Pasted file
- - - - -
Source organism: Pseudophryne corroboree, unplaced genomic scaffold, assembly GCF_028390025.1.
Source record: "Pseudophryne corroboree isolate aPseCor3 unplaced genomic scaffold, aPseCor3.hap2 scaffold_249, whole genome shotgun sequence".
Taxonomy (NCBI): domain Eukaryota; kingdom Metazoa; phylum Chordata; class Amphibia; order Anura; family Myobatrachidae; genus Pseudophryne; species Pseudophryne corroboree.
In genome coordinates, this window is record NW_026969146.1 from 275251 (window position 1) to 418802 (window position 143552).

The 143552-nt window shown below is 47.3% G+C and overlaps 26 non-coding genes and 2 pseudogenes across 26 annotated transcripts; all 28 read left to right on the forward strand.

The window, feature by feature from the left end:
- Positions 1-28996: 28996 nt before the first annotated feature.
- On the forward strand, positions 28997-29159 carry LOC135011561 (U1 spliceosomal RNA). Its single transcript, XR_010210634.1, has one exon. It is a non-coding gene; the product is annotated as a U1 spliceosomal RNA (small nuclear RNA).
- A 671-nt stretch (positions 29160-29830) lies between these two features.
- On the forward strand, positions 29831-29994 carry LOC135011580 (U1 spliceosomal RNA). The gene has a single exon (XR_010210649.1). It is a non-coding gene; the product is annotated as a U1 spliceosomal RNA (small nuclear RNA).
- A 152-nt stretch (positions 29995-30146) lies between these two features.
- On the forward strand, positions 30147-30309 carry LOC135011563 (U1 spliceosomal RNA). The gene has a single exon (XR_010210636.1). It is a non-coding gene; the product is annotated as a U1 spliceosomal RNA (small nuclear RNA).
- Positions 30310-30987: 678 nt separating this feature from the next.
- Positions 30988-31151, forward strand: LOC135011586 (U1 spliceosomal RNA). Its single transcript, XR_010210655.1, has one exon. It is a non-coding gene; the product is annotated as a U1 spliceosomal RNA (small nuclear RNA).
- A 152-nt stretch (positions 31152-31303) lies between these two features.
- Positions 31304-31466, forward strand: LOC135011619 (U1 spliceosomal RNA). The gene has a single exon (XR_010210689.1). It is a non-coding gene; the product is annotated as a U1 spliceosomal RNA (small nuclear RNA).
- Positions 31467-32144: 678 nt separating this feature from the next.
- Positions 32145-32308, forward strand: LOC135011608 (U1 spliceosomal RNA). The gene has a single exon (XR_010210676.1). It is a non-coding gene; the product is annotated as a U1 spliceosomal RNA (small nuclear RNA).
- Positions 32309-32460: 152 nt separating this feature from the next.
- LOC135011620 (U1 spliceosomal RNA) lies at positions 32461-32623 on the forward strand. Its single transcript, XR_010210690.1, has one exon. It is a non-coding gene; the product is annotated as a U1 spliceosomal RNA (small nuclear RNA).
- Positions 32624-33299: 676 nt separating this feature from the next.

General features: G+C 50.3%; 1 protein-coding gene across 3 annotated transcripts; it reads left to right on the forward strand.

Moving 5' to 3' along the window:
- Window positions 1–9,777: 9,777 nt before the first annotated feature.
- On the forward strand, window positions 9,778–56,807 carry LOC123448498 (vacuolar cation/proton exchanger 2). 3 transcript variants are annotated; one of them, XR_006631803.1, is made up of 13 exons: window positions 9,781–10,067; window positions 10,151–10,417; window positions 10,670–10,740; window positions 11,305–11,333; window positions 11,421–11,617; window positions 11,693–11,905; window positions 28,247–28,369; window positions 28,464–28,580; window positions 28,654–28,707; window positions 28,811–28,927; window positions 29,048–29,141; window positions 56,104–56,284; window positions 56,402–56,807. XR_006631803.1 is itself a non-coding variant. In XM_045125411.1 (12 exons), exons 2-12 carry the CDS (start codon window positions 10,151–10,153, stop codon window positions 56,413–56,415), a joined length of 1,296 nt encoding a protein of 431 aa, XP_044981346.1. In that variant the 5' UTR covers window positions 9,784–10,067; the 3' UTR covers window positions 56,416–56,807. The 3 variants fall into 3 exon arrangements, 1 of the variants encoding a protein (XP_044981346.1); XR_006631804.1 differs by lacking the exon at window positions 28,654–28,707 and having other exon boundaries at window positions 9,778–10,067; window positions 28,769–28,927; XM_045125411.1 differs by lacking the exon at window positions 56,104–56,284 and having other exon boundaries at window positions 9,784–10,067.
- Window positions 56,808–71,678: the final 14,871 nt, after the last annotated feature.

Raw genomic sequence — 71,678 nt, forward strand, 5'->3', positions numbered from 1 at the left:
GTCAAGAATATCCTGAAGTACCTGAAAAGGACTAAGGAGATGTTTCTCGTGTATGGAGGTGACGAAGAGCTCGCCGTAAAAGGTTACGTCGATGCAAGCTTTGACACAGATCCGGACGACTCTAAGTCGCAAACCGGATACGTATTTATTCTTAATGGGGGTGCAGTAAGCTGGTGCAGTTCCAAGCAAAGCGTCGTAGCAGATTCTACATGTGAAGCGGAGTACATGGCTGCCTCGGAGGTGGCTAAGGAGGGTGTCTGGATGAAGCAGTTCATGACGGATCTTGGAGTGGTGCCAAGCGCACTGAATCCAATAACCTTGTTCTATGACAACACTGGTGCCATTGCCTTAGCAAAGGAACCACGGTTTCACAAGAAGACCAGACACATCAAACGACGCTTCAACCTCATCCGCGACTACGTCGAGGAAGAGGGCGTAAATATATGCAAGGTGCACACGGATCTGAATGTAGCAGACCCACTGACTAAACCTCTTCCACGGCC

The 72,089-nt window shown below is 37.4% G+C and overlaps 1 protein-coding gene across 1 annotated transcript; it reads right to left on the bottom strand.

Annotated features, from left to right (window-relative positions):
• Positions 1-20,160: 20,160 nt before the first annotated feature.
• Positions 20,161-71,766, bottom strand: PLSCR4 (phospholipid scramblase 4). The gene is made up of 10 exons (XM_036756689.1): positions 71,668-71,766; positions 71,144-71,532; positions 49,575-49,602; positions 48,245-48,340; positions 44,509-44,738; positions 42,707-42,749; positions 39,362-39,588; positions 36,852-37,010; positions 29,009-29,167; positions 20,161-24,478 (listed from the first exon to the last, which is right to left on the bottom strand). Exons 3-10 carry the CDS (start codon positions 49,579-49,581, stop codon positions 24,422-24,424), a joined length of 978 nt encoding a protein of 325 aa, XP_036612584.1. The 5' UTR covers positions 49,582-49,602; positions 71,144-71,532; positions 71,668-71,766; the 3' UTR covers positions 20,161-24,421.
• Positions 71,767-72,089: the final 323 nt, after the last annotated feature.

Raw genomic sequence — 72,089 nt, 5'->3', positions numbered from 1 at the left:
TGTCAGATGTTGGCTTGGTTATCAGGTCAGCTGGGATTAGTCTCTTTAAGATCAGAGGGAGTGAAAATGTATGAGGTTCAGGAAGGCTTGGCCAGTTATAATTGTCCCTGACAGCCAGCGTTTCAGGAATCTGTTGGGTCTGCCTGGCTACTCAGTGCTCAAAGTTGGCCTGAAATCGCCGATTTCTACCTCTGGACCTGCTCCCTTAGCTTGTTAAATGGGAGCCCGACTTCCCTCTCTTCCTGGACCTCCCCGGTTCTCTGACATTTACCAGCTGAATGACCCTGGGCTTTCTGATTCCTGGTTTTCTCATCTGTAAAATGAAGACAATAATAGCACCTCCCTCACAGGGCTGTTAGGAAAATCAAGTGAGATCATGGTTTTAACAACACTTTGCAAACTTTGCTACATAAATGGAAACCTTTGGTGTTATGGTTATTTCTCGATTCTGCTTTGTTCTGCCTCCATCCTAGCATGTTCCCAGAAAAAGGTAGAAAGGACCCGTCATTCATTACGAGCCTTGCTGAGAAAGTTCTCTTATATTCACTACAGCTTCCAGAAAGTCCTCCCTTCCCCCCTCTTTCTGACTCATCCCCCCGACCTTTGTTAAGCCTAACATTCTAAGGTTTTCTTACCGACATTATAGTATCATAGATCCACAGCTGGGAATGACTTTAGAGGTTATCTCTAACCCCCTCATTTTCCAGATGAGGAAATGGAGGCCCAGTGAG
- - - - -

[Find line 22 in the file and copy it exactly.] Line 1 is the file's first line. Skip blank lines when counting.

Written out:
General features: G+C 50.3%; 1 protein-coding gene across 3 annotated transcripts; it reads left to right on the forward strand.